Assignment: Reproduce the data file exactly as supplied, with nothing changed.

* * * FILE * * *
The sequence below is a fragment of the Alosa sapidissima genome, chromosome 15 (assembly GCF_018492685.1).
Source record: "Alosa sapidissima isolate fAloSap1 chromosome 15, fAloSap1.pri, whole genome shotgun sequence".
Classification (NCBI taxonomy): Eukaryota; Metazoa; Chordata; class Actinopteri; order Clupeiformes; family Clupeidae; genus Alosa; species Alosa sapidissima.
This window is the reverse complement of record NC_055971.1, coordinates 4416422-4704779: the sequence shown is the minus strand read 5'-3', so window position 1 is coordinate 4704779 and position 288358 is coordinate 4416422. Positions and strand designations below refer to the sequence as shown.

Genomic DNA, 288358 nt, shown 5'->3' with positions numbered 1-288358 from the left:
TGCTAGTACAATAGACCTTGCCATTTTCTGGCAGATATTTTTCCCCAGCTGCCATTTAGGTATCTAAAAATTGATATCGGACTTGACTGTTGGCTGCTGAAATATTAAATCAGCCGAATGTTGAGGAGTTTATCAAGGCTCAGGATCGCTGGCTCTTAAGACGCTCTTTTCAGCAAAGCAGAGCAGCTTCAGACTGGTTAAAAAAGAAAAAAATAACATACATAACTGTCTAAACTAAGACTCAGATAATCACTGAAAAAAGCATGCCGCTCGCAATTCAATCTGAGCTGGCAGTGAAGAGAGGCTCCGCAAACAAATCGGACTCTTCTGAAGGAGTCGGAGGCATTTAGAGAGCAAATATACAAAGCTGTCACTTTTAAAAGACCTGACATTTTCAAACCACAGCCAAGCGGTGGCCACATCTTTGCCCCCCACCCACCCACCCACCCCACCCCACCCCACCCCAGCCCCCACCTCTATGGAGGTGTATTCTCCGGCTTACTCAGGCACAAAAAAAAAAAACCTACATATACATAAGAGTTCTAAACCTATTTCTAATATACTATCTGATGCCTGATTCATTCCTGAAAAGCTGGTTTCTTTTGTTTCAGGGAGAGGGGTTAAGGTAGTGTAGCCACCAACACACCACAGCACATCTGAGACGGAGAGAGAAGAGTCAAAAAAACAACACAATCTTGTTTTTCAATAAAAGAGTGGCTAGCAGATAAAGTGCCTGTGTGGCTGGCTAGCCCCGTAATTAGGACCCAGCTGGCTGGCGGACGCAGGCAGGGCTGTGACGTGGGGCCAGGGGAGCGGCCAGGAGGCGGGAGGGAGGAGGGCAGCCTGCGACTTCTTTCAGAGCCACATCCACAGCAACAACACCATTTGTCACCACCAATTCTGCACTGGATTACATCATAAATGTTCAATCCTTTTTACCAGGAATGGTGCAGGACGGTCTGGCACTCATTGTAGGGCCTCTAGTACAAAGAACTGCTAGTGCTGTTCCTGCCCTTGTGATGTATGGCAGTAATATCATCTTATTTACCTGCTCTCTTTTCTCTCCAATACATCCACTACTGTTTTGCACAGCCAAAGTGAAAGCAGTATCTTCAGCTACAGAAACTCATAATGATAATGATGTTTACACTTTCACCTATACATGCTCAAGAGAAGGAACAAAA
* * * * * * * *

The sequence below is a fragment of the Alosa sapidissima genome, chromosome 15 (assembly GCF_018492685.1).
Source record: "Alosa sapidissima isolate fAloSap1 chromosome 15, fAloSap1.pri, whole genome shotgun sequence".
Classification (NCBI taxonomy): Eukaryota; Metazoa; Chordata; class Actinopteri; order Clupeiformes; family Clupeidae; genus Alosa; species Alosa sapidissima.
This window is the reverse complement of record NC_055971.1, coordinates 4416422-4704779: the sequence shown is the minus strand read 5'-3', so window position 1 is coordinate 4704779 and position 288358 is coordinate 4416422. Positions and strand designations below refer to the sequence as shown.

Genomic DNA, 288358 nt, shown 5'->3' with positions numbered 1-288358 from the left:
TGCTAGTACAATAGACCTTGCCATTTTCTGGCAGATATTTTTCCCCAGCTGCCATTTAGGTATCTAAAAATTGATATCGGACTTGACTGTTGGCTGCTGAAATATTAAATCAGCCGAATGTTGAGGAGTTTATCAAGGCTCAGGATCGCTGGCTCTTAAGACGCTCTTTTCAGCAAAGCAGAGCAGCTTCAGACTGGTTAAAAAAGAAAAAAATAACATACATAACTGTCTAAACTAAGACTCAGATAATCACTGAAAAAAGCATGCCGCTCGCAATTCAATCTGAGCTGGCAGTGAAGAGAGGCTCCGCAAACAAATCGGACTCTTCTGAAGGAGTCGGAGGCATTTAGAGAGCAAATATACAAAGCTGTCACTTTTAAAAGACCTGACATTTTCAAACCACAGCCAAGCGGTGGCCACATCTTTGCCCCCCACCCACCCACCCACCCCACCCCACCCCACCCCAGCCCCCACCTCTATGGAGGTGTATTCTCCGGCTTACTCAGGCACAAAAAAAAAAAACCTACATATACATAAGAGTTCTAAACCTATTTCTAATATACTATCTGATGCCTGATTCATTCCTGAAAAGCTGGTTTCTTTTGTTTCAGGGAGAGGGGTTAAGGTAGTGTAGCCACCAACACACCACAGCACATCTGAGACGGAGAGAGAAGAGTCAAAAAAACAACACAATCTTGTTTTTCAATAAAAGAGTGGCTAGCAGATAAAGTGCCTGTGTGGCTGGCTAGCCCCGTAATTAGGACCCAGCTGGCTGGCGGACGCAGGCAGGGCTGTGACGTGGGGCCAGGGGAGCGGCCAGGAGGCGGGAGGGAGGAGGGCAGCCTGCGACTTCTTTCAGAGCCACATCCACAGCAACAACACCATTTGTCACCACCAATTCTGCACTGGATTACATCATAAATGTTCAATCCTTTTTACCAGGAATGGTGCAGGACGGTCTGGCACTCATTGTAGGGCCTCTAGTACAAAGAACTGCTAGTGCTGTTCCTGCCCTTGTGATGTATGGCAGTAATATCATCTTATTTACCTGCTCTCTTTTCTCTCCAATACATCCACTACTGTTTTGCACAGCCAAAGTGAAAGCAGTATCTTCAGCTACAGAAACTCATAATGATAATGATGTTTACACTTTCACCTATACATGCTCAAGAGAAGGAACAAAA